At the Computerized Tomography (CT) Institute at Rambam Hospital in Haifa in the occupied Palestinian territories, there was something exciting this week, so let’s get to know it. Two Egyptian mummies were called into the National Maritime Museum to perform tests through computed tomography, and it is strange that a mummy of a bird was miraculously preserved for more than 2,500 years.
The Rambam Hospital and the Haifa Museum collaborated in a delicate process, the first of its kind. A group of Egyptian mummies present in the National Maritime Museum was brought to the hospital for examination by a CT scan to find out what these mummies contain! Two ancient Egyptian mummies were found – one meter long and dated 500 to 1000 BC, and the other smaller, in the form of a bird.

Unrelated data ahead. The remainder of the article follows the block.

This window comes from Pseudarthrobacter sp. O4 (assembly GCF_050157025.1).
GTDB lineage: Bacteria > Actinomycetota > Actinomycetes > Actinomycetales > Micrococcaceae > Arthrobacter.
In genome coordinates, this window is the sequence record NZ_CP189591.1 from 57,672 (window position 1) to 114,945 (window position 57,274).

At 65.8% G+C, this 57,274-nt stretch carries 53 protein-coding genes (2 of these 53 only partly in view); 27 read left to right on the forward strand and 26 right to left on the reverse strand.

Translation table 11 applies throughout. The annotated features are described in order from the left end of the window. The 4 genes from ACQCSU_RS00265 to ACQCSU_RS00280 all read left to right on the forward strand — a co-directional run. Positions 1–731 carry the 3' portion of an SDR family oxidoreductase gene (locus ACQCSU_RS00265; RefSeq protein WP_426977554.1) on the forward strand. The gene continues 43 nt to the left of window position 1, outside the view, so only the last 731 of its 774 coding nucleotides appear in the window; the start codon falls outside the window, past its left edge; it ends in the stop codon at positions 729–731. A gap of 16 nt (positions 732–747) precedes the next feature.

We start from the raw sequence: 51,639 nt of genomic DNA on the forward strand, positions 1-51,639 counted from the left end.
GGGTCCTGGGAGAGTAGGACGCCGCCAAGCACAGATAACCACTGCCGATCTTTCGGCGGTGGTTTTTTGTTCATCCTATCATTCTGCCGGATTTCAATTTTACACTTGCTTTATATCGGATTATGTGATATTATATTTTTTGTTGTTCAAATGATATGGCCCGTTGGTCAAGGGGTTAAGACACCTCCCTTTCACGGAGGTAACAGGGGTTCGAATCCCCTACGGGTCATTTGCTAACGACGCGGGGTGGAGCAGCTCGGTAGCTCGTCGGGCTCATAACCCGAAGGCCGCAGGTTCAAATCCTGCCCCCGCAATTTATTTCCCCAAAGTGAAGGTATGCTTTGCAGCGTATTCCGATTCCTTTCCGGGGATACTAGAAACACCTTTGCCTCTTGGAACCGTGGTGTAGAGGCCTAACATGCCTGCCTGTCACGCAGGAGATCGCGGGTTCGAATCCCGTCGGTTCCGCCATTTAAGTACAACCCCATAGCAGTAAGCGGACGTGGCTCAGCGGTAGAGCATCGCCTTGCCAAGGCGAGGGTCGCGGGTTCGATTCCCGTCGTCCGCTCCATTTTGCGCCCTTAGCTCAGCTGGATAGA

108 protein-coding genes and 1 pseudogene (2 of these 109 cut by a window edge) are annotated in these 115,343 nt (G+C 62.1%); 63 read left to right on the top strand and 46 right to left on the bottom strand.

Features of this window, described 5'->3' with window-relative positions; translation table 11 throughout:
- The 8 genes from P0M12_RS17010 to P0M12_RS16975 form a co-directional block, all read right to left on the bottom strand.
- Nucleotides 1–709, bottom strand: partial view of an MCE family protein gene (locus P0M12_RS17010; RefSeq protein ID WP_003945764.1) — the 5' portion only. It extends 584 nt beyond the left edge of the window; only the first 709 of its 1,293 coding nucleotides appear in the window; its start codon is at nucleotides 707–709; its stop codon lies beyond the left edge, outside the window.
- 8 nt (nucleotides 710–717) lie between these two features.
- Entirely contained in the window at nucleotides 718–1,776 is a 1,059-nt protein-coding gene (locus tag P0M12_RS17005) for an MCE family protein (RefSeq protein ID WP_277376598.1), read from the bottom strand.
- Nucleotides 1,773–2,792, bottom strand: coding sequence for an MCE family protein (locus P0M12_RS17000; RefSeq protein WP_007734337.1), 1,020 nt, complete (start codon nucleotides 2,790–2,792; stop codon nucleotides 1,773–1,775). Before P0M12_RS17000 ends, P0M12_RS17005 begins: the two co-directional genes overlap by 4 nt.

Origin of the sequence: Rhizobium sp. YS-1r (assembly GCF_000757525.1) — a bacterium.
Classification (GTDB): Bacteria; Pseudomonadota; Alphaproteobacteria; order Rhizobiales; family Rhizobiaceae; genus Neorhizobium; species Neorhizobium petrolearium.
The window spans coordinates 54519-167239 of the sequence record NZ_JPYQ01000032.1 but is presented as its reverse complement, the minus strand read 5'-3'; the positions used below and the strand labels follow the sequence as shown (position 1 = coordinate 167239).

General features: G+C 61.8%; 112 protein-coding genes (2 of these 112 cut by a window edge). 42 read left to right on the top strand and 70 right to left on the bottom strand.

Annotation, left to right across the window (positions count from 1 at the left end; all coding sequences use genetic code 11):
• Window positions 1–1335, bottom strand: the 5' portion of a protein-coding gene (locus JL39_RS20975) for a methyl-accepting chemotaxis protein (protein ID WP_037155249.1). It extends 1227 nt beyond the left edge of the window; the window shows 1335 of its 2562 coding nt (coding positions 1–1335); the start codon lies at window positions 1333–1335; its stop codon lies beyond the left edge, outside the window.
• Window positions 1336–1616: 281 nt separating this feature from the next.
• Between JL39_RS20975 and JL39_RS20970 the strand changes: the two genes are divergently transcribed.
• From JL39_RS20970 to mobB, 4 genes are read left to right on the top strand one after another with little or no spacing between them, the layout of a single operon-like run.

The marine museum team, led by the museum curator (Uday Sheila), and the conservation and maintenance team led by the director of group maintenance (Ran Hillel), wanted to know what was inside these mummified mummies. The director of the Haifa Museum (Yotam Yakir) called the director of Rambam Hospital (Dr. Michael Hallbert) to perform a computerized tomography.
While working, he found inside the larger mummy, an inconspicuous substance and would require more tests to understand exactly what it was. However, in the other mummy, the mummified (falcon) discovered, preserved completely and magnificently, by the ancient Egyptians.
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